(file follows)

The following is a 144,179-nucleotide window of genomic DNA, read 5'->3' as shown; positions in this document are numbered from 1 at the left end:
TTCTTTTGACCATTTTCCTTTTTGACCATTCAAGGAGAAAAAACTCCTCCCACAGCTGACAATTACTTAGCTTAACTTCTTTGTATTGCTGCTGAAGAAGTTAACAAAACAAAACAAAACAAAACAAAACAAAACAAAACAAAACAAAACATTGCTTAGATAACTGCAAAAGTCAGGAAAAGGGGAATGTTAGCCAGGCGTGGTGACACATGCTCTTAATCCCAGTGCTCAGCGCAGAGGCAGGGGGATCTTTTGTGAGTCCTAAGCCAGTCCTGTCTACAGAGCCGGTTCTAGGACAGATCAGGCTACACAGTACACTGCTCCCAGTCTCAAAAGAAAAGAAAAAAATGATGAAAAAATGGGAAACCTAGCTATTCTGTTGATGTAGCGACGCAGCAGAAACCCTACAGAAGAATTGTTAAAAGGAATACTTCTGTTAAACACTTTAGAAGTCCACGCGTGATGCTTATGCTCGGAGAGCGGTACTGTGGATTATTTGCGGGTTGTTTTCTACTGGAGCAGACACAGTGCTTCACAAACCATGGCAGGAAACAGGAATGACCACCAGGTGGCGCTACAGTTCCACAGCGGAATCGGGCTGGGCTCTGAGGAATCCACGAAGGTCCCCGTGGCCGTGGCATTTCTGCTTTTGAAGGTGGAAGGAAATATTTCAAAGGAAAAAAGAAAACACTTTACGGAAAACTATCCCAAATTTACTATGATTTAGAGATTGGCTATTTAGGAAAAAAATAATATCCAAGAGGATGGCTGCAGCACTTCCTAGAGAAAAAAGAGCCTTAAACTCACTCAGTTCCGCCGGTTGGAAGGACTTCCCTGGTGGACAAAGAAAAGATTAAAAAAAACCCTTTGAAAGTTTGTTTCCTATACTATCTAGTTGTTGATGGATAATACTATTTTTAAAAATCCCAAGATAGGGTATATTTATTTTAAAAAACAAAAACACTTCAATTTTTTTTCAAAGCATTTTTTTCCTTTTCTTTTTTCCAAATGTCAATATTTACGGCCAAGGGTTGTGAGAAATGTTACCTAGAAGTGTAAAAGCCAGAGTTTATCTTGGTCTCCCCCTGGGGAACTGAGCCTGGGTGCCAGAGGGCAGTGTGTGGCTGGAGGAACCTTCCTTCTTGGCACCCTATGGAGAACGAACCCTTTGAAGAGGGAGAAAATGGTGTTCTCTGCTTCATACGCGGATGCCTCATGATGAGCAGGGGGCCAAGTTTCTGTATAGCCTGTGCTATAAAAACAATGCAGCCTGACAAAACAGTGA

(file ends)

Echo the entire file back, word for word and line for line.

The following is a 144,179-nucleotide window of genomic DNA, read 5'->3' as shown; positions in this document are numbered from 1 at the left end:
TTCTTTTGACCATTTTCCTTTTTGACCATTCAAGGAGAAAAAACTCCTCCCACAGCTGACAATTACTTAGCTTAACTTCTTTGTATTGCTGCTGAAGAAGTTAACAAAACAAAACAAAACAAAACAAAACAAAACAAAACAAAACAAAACATTGCTTAGATAACTGCAAAAGTCAGGAAAAGGGGAATGTTAGCCAGGCGTGGTGACACATGCTCTTAATCCCAGTGCTCAGCGCAGAGGCAGGGGGATCTTTTGTGAGTCCTAAGCCAGTCCTGTCTACAGAGCCGGTTCTAGGACAGATCAGGCTACACAGTACACTGCTCCCAGTCTCAAAAGAAAAGAAAAAAATGATGAAAAAATGGGAAACCTAGCTATTCTGTTGATGTAGCGACGCAGCAGAAACCCTACAGAAGAATTGTTAAAAGGAATACTTCTGTTAAACACTTTAGAAGTCCACGCGTGATGCTTATGCTCGGAGAGCGGTACTGTGGATTATTTGCGGGTTGTTTTCTACTGGAGCAGACACAGTGCTTCACAAACCATGGCAGGAAACAGGAATGACCACCAGGTGGCGCTACAGTTCCACAGCGGAATCGGGCTGGGCTCTGAGGAATCCACGAAGGTCCCCGTGGCCGTGGCATTTCTGCTTTTGAAGGTGGAAGGAAATATTTCAAAGGAAAAAAGAAAACACTTTACGGAAAACTATCCCAAATTTACTATGATTTAGAGATTGGCTATTTAGGAAAAAAATAATATCCAAGAGGATGGCTGCAGCACTTCCTAGAGAAAAAAGAGCCTTAAACTCACTCAGTTCCGCCGGTTGGAAGGACTTCCCTGGTGGACAAAGAAAAGATTAAAAAAAACCCTTTGAAAGTTTGTTTCCTATACTATCTAGTTGTTGATGGATAATACTATTTTTAAAAATCCCAAGATAGGGTATATTTATTTTAAAAAACAAAAACACTTCAATTTTTTTTCAAAGCATTTTTTTCCTTTTCTTTTTTCCAAATGTCAATATTTACGGCCAAGGGTTGTGAGAAATGTTACCTAGAAGTGTAAAAGCCAGAGTTTATCTTGGTCTCCCCCTGGGGAACTGAGCCTGGGTGCCAGAGGGCAGTGTGTGGCTGGAGGAACCTTCCTTCTTGGCACCCTATGGAGAACGAACCCTTTGAAGAGGGAGAAAATGGTGTTCTCTGCTTCATACGCGGATGCCTCATGATGAGCAGGGGGCCAAGTTTCTGTATAGCCTGTGCTATAAAAACAATGCAGCCTGACAAAACAGTGA